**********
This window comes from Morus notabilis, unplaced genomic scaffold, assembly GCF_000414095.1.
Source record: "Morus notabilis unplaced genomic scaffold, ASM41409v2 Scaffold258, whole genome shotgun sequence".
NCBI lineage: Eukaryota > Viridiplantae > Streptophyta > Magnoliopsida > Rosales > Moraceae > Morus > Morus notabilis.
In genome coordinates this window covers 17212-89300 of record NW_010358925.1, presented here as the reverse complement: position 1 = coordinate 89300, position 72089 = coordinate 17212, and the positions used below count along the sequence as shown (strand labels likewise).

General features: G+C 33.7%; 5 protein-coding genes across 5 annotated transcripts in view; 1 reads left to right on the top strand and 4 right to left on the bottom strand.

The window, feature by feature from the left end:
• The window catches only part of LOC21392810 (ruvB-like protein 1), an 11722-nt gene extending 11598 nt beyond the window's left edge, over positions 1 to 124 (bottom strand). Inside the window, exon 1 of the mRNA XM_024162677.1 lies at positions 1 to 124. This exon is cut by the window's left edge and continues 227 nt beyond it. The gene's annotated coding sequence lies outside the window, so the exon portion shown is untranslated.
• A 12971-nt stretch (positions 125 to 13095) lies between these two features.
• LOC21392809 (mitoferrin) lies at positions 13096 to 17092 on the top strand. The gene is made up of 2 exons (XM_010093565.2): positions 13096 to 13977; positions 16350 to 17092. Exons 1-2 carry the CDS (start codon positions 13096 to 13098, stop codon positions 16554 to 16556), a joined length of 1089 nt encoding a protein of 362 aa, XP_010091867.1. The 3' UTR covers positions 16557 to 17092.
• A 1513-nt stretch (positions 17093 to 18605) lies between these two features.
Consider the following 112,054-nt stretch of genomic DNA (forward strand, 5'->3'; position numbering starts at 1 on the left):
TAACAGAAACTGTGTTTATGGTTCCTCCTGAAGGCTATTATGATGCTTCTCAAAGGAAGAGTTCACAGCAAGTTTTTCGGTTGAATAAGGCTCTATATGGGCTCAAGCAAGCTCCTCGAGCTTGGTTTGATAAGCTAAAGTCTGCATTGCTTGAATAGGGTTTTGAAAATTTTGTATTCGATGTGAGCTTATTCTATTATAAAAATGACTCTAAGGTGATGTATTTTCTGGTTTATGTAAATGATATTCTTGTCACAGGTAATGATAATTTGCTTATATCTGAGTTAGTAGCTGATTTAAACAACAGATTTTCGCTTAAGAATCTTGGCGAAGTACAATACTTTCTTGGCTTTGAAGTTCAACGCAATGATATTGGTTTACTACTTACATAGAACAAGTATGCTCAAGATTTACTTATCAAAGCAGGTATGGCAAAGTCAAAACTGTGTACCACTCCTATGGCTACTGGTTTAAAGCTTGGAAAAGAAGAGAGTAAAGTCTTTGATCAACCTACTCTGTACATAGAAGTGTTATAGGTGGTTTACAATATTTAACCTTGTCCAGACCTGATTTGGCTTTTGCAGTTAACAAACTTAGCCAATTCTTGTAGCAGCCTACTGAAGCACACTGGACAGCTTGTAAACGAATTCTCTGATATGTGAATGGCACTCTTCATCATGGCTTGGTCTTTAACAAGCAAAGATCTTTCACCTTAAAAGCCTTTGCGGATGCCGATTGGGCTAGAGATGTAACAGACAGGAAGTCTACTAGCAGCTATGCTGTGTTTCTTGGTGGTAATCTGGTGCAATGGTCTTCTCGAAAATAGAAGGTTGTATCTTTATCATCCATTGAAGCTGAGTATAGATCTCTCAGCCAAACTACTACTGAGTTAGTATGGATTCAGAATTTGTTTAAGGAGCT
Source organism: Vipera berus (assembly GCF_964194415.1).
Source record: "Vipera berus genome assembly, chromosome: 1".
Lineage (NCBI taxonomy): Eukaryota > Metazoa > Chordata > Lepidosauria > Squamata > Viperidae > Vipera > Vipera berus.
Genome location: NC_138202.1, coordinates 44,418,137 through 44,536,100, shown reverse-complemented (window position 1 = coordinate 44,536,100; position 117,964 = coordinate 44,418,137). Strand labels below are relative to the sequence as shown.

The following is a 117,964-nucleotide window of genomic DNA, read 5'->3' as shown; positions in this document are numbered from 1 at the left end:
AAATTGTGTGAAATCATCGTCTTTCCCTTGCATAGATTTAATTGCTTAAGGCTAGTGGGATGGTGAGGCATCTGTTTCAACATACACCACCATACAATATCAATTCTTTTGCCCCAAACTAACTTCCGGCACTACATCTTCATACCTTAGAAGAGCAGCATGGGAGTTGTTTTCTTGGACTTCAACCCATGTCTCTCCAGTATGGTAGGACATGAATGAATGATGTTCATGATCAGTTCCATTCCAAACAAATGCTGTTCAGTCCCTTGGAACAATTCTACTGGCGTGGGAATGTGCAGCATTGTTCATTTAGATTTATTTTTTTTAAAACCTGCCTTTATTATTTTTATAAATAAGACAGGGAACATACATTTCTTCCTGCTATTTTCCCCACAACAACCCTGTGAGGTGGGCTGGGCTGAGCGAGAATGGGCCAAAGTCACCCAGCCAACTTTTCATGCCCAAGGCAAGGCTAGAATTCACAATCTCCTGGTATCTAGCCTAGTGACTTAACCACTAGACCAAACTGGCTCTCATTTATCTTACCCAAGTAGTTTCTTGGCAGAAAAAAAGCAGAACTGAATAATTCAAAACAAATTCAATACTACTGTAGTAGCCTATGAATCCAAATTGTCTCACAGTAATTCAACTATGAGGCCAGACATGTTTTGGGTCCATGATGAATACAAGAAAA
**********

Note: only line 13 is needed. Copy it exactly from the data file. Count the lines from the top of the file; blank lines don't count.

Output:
Source organism: Vipera berus (assembly GCF_964194415.1).